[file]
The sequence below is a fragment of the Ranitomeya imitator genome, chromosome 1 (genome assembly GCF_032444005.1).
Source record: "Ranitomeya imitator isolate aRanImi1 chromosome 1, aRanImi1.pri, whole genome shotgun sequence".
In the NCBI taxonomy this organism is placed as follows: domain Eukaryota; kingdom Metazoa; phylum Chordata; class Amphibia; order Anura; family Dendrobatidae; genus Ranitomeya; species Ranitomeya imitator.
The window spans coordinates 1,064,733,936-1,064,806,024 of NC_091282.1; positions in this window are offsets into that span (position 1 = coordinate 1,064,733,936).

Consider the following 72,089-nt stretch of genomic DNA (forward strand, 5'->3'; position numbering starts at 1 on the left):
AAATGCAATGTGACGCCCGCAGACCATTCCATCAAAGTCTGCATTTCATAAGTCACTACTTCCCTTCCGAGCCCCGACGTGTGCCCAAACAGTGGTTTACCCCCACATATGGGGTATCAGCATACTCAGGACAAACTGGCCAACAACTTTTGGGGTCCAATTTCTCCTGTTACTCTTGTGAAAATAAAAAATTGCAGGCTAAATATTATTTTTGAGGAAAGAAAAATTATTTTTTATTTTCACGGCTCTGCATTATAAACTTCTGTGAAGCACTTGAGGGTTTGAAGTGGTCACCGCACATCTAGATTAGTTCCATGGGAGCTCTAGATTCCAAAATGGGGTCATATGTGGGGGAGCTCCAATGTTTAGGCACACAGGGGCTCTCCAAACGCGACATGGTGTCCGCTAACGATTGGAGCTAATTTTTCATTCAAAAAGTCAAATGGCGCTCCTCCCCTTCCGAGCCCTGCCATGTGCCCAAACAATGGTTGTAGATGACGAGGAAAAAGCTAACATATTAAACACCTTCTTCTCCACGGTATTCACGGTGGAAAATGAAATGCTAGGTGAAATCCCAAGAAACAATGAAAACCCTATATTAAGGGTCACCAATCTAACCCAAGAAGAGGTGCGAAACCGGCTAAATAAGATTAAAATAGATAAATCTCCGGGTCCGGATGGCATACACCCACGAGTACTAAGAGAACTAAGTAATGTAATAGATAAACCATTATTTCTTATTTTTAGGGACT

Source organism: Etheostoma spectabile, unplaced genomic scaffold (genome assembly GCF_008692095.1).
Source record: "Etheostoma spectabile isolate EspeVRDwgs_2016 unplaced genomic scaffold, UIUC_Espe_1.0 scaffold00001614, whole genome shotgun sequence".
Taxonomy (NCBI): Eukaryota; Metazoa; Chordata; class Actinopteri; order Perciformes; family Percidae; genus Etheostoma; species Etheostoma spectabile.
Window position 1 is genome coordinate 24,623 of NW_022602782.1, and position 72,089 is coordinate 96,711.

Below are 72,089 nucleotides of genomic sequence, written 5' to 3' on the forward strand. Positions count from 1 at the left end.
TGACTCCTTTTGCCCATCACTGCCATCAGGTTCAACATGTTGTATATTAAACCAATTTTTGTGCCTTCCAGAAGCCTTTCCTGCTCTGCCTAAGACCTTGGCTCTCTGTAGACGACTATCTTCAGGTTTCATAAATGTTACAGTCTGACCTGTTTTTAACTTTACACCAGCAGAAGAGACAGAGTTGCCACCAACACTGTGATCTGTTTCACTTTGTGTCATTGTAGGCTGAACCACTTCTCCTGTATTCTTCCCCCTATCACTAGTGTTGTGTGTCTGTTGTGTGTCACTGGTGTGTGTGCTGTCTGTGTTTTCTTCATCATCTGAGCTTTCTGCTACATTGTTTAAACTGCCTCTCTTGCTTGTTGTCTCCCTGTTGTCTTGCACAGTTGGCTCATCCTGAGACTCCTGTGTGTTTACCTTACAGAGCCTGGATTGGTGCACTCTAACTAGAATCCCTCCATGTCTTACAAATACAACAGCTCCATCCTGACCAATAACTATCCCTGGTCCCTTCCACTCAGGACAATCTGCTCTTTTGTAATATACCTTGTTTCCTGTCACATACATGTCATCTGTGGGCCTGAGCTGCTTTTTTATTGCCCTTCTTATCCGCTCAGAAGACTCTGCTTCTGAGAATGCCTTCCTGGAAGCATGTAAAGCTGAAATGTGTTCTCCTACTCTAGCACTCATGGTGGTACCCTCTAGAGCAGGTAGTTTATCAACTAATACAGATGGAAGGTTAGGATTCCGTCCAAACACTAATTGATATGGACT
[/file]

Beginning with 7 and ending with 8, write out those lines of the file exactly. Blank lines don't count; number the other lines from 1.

Source organism: Etheostoma spectabile, unplaced genomic scaffold (genome assembly GCF_008692095.1).
Source record: "Etheostoma spectabile isolate EspeVRDwgs_2016 unplaced genomic scaffold, UIUC_Espe_1.0 scaffold00001614, whole genome shotgun sequence".